There's a world of difference between academics in high school and college, and you may quickly find that the same tactics that once worked for you now lead to exhaustion and overwork. Take advantage of the blank slate offered by colleges and choose to put your best foot forward. Here are five tips for prioritizing instead of procrastinating.
1. Identify Your Academic Priorities
Everyone's priorities are different, so the first thing you need to do is determine what you want to get out of your college career — that is, what's most important to you right now? (You may find that your goals will change over time, and that's okay!) If you want to double major, write an honors thesis or study abroad, you need to make sure you take prerequisites, get into the right classes, or submit the right applications in a timely fashion. You can't just roll out of bed one morning and expect to be on the Dean's List. Take actionable steps to get you there; for instance, do research ahead of time about the various majors being offered.
2. Figure out How Much Time You Have
It's simple math: There are only 24 hours in a day, and hopefully you're putting some of that toward sleep. Classes are going to obviously eat up some of that time, but you'll need to stay aware of all the homework and studying that comes with each new course. As you sign up and look through syllabi, get a realistic idea — with some wiggle room — of what obligations you'll have and whether that means you'll have to spend less time eating or socializing to make room for those scholastic pursuits.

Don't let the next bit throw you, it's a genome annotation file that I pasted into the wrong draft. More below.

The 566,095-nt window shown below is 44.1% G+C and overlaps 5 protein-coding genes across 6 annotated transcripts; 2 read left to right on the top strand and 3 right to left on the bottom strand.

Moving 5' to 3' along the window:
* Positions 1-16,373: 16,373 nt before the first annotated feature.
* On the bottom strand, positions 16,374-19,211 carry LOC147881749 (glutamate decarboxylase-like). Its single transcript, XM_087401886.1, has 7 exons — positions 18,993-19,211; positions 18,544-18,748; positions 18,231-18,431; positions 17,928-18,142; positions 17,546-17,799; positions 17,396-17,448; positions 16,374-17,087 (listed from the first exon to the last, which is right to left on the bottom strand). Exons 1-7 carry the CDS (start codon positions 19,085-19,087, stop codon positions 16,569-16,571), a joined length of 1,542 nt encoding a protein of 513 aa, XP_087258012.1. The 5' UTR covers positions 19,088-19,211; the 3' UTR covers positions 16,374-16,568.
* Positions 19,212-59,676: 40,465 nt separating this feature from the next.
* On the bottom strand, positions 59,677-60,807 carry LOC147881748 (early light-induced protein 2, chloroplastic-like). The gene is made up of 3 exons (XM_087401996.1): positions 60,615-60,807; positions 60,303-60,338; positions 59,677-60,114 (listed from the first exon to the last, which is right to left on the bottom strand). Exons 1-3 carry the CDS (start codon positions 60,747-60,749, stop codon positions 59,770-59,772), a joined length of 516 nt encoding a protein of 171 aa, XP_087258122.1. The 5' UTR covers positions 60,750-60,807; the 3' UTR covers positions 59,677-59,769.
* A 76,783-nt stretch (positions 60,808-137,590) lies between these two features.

3. Clarify and Classify Tasks
Once you know how much time you have, get a sense of the scope of your work. Whenever you get an assignment, begin it by carefully reading the directions (and rubric, if provided) and ask your professor any questions up front. Use those requirements to sort tasks by due date and percentage of grade. Categorizing by urgency will allow you to track all of your projects and get the biggest stressors out of the way first. It will also help you to set short-term goals that will help you through you academic aspirations.
4. Set Deadlines
With your available time in mind and your tasks sorted, it's time to pull out your planner. Record your due dates for weekly, monthly and long-term semester projects. Do any of your dates overlap? Think about how much time you need to complete your research paper versus writing a response in the class message board and allocate your free time accordingly. Set deadlines for yourself so you can focus on projects as they become more urgent. Keep being honest with how much time you need and track your progress in the manner that works best with your learning and organizational style. You've got this!
5. Be Flexible
Things rarely go as planned, so keep your head up and be flexible. You can't control the impact of something like a global pandemic, but good organizational skills can help you adapt and reevaluate your priorities. Whether your priority is no longer an option or it has just changed course, it's important to learn from the experience and move forward.
Getting your academic priorities in line is a huge undertaking, and it's normal to feel unsure if you're doing it right. Be kind to yourself as you form this new habit and be proud of the steps you're taking to reach your academic goals. For more strategies to help you do your best in college, be sure to subscribe to our YouTube channel, where we post new content daily.